As I said each bar on this strip was much like the one before, Henry’s next door was much of the same although a touch less ‘covey’ as I seem to have written in my notes.  A let down too, it was one of those bars with nobody trying to order yet seemingly nobody getting served either.  The barman seemed busy, but I’m not quite sure what he was actually doing.  After wandering about for a bit he did finally serve us, and proceeded to pour quite possibly the world’s worst pint of Strongbow, to say the tide was out a bit on that one was a huge understatement.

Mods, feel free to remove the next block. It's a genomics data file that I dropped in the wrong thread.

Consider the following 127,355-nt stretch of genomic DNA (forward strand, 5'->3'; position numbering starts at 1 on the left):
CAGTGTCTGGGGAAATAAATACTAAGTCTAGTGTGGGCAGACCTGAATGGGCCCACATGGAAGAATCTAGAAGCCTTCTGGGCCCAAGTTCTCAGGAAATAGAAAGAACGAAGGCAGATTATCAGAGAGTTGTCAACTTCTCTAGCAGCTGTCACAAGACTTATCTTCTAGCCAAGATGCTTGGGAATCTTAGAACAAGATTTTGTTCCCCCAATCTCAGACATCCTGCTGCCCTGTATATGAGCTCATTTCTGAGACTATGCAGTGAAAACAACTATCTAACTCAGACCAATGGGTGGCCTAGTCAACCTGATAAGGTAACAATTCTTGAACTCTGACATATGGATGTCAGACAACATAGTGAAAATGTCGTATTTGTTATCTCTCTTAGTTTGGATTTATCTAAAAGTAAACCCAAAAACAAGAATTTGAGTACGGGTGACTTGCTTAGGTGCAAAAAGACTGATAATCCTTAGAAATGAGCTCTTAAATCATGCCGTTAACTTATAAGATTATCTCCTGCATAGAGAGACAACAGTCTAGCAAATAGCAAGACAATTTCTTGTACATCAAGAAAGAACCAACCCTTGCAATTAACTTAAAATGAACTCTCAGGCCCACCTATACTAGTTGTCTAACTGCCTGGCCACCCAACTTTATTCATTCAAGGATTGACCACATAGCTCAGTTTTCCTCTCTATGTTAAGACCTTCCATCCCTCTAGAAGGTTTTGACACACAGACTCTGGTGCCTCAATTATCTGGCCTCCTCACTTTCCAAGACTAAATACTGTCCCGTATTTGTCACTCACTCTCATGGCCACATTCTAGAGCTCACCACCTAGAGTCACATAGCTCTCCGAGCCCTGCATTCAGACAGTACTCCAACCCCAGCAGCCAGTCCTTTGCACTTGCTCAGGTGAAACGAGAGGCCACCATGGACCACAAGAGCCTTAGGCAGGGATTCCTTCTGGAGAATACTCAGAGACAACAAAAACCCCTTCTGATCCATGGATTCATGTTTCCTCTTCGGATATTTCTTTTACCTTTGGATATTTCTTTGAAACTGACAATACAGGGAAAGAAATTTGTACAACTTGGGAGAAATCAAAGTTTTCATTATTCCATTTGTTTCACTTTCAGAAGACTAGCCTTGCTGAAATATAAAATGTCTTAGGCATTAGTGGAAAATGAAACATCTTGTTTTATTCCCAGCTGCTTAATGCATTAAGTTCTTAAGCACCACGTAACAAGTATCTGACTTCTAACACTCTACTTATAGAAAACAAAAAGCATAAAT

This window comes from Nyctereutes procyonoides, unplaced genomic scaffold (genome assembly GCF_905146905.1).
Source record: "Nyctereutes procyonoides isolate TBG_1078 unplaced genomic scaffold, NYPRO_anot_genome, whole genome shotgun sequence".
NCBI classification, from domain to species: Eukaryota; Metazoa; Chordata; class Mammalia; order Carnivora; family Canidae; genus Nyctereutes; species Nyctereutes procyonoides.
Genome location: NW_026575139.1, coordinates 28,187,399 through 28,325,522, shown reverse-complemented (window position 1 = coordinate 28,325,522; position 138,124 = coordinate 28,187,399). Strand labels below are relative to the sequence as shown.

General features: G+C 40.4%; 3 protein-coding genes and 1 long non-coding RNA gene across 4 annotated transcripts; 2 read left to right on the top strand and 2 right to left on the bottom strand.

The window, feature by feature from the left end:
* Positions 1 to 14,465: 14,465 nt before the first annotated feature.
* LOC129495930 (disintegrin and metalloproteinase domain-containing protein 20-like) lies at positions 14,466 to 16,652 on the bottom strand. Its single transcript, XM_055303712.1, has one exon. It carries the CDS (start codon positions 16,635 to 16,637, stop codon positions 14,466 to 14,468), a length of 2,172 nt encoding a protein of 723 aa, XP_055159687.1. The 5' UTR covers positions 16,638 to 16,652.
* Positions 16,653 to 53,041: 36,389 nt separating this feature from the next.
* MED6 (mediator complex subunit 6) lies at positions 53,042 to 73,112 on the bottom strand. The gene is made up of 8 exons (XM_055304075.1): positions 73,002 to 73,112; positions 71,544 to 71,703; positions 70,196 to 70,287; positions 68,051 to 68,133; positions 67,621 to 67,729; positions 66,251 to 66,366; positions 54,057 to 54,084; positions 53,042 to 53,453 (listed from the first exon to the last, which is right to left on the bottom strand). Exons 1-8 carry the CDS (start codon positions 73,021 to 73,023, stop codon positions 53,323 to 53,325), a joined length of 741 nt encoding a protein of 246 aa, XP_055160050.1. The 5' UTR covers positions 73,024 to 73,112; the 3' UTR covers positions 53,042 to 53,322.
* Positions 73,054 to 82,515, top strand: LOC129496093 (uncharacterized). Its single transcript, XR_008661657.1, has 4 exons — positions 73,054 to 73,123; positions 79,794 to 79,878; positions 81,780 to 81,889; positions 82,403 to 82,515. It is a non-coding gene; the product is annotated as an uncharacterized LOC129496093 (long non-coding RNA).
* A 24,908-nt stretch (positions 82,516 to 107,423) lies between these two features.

It turned out that most of the bars here were indeed predominantly restaurants so we were saved from having to enter them all.  So before long we were sitting in the Wetherspoons at the end of the row of bars, tucked away as it was behind the German Camp for the Olympics.  Due to our crazy rating scheme this pub (The Ledger Building) would actually end up being rated as the best pub in the area, purely down to the fact that it being a Wetherspoon meant that the prices were so much cheaper.  Clearly being in the land of sticky tables and no background music should mean it’s not a great pub, but our ratings tell us otherwise.  We opted to eat here though, the menu was standard as expected but they do microwave a good meal for you! 
Over all, Via bar received an average rating of 3.1, Henry’s a marginally worse 3.0 and The Ledger Building a probably a bit preposterous 3.7.